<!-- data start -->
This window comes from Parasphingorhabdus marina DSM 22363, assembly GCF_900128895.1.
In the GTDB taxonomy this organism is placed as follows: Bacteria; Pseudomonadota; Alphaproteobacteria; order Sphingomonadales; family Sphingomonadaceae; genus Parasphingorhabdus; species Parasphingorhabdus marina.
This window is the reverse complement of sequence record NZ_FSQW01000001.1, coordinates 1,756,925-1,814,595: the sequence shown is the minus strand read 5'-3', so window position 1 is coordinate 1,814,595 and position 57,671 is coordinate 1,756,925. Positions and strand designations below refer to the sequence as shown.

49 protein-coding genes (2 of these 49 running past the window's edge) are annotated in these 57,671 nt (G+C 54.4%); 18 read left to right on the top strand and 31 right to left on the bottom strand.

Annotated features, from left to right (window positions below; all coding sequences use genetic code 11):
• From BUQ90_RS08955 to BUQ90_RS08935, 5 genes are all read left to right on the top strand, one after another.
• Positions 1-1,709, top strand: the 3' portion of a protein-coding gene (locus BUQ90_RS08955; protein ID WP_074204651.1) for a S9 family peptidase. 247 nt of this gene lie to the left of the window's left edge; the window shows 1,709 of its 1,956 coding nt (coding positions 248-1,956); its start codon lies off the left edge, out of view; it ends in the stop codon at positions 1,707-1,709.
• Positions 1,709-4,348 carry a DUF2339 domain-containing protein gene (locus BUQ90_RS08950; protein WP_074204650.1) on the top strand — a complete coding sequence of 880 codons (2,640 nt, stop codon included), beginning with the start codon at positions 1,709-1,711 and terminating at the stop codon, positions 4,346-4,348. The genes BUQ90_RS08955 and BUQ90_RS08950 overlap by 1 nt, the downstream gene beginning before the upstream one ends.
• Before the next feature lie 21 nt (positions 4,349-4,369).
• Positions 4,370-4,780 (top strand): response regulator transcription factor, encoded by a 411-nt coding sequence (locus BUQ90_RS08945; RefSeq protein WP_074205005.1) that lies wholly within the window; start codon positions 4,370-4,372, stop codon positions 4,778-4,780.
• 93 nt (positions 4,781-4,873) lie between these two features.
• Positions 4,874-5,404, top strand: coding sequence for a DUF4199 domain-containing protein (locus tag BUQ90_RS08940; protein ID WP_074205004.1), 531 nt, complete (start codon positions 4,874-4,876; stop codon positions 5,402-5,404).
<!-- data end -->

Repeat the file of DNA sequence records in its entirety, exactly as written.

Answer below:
This window comes from Parasphingorhabdus marina DSM 22363, assembly GCF_900128895.1.
In the GTDB taxonomy this organism is placed as follows: Bacteria; Pseudomonadota; Alphaproteobacteria; order Sphingomonadales; family Sphingomonadaceae; genus Parasphingorhabdus; species Parasphingorhabdus marina.
This window is the reverse complement of sequence record NZ_FSQW01000001.1, coordinates 1,756,925-1,814,595: the sequence shown is the minus strand read 5'-3', so window position 1 is coordinate 1,814,595 and position 57,671 is coordinate 1,756,925. Positions and strand designations below refer to the sequence as shown.

49 protein-coding genes (2 of these 49 running past the window's edge) are annotated in these 57,671 nt (G+C 54.4%); 18 read left to right on the top strand and 31 right to left on the bottom strand.

Annotated features, from left to right (window positions below; all coding sequences use genetic code 11):
• From BUQ90_RS08955 to BUQ90_RS08935, 5 genes are all read left to right on the top strand, one after another.
• Positions 1-1,709, top strand: the 3' portion of a protein-coding gene (locus BUQ90_RS08955; protein ID WP_074204651.1) for a S9 family peptidase. 247 nt of this gene lie to the left of the window's left edge; the window shows 1,709 of its 1,956 coding nt (coding positions 248-1,956); its start codon lies off the left edge, out of view; it ends in the stop codon at positions 1,707-1,709.
• Positions 1,709-4,348 carry a DUF2339 domain-containing protein gene (locus BUQ90_RS08950; protein WP_074204650.1) on the top strand — a complete coding sequence of 880 codons (2,640 nt, stop codon included), beginning with the start codon at positions 1,709-1,711 and terminating at the stop codon, positions 4,346-4,348. The genes BUQ90_RS08955 and BUQ90_RS08950 overlap by 1 nt, the downstream gene beginning before the upstream one ends.
• Before the next feature lie 21 nt (positions 4,349-4,369).
• Positions 4,370-4,780 (top strand): response regulator transcription factor, encoded by a 411-nt coding sequence (locus BUQ90_RS08945; RefSeq protein WP_074205005.1) that lies wholly within the window; start codon positions 4,370-4,372, stop codon positions 4,778-4,780.
• 93 nt (positions 4,781-4,873) lie between these two features.
• Positions 4,874-5,404, top strand: coding sequence for a DUF4199 domain-containing protein (locus tag BUQ90_RS08940; protein ID WP_074205004.1), 531 nt, complete (start codon positions 4,874-4,876; stop codon positions 5,402-5,404).